A site devoted to discussing techniques that promote quality and ethical practices in software development.

Tuesday, August 24, 2010

Gpg4Win Fails in TChinese Windows

Further to my discovery of problem in Gpg4Win when the "Language for non-Unicode program" is not set to English, I decided to test it in Traditional Chinese Windows with "Language for non-Unicode program" set to same as the Unicode language (TChinese HK SAR) and to English US.

Sadly Gpg4Win will not allow me to enter passphrase when generating my key:

The captured screen shot did not show the mouse carot but it was actually inside the Passphrase edit box and no matter what I typed, nothing appearing.

The strange thing is that. I could enter my name and e-mail address, albeit very poor focusing handling, but only in the passphrase entry dialog did the program misbehave. This kind of misbehavior in part but not in other is common in this program.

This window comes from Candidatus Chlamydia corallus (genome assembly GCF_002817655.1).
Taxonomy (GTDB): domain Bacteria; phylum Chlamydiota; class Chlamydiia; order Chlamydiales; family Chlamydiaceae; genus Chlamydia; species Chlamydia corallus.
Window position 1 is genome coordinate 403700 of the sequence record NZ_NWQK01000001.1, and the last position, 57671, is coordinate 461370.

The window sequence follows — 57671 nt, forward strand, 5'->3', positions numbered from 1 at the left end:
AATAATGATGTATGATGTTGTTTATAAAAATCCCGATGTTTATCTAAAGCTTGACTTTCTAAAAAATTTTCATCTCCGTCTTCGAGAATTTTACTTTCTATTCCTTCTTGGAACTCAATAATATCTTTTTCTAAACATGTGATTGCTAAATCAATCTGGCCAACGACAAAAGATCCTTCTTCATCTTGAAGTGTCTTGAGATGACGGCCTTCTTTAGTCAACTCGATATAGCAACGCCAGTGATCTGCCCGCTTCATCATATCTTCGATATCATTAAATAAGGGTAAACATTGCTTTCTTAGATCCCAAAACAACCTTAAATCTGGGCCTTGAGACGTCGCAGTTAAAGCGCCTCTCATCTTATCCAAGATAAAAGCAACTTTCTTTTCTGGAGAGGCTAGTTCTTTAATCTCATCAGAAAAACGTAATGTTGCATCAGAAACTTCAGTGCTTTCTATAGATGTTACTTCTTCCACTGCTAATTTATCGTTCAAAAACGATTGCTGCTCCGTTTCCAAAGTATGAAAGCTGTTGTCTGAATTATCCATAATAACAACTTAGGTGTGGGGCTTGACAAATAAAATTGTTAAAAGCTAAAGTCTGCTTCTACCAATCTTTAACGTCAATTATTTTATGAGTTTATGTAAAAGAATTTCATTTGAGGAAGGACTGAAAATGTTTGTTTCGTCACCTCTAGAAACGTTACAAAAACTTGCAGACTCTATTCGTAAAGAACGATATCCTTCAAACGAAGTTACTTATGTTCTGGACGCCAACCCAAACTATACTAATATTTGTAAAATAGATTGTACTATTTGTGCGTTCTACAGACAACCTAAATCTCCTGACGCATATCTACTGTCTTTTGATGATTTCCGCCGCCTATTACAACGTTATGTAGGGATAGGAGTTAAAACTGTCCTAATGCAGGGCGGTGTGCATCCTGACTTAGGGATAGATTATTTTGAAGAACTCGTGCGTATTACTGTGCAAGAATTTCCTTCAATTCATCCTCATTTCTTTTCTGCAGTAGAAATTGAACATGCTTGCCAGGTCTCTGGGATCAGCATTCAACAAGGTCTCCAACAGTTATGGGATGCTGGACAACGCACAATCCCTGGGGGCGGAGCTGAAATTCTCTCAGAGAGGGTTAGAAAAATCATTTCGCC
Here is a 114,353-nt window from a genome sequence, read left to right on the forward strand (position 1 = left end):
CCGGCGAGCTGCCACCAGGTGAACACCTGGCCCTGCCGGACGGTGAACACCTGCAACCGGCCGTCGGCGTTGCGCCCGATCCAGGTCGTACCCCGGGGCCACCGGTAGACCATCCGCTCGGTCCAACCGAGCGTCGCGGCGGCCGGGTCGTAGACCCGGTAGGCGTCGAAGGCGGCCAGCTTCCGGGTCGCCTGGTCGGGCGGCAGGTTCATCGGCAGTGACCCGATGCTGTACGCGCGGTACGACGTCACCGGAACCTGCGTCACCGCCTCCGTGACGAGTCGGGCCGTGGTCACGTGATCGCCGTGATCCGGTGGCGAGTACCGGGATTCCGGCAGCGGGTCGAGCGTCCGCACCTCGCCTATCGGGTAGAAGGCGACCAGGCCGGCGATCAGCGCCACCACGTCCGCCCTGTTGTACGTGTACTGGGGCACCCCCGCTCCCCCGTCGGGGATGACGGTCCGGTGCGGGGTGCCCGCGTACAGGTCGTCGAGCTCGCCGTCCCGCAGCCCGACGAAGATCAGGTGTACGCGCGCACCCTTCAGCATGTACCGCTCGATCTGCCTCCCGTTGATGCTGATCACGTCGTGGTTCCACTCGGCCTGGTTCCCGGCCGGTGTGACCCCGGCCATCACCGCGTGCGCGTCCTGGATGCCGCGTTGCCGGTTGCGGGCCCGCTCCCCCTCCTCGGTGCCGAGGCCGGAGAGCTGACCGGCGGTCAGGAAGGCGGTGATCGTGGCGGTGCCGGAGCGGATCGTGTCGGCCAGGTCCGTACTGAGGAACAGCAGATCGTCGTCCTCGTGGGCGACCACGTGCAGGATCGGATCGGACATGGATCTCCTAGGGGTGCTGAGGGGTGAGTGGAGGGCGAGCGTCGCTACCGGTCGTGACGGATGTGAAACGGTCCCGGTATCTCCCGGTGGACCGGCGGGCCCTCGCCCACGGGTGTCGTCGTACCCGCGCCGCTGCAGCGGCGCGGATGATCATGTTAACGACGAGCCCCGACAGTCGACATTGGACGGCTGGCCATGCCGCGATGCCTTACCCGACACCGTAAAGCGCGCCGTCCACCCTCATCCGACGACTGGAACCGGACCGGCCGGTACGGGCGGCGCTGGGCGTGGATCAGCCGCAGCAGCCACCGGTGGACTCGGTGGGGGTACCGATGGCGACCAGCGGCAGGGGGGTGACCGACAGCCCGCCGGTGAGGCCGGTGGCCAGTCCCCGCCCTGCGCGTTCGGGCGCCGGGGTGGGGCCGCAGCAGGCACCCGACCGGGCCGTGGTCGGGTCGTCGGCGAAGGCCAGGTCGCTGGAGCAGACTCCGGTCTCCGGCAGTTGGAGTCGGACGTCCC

Not deterred by this, my next test was to import a key that was generated in an English Windows XP. The import process worked fine.

But once again the Windows Explorer plug-in failed when I used the context menu to encrypt a small text file with the same misbehavior reported previously.

The next test is to use the File Manager (a rather clunky and clumsy user-interface. They should simply just make a Windows API call to invoke the familiar UI) from the GPA (GNU Privacy Assistance) to see if I could encrypt and decrypt the text file the loooooong way that could not be done via the Explorer plug-in.

Once again, like other features in Gpg4Win, parts work and other parts fail. The annoying things are those operations that fail aren't some exotic rarely used ones. I could encrypt a text file but when I tried to decrypt it, I was met with this familiar dialog box:
The content showed the correct armor text. To prove that the file was correctly encrypted, I took this file to an English Windows and it decrypted it fine. This clear shows another bug in Gpg4Win.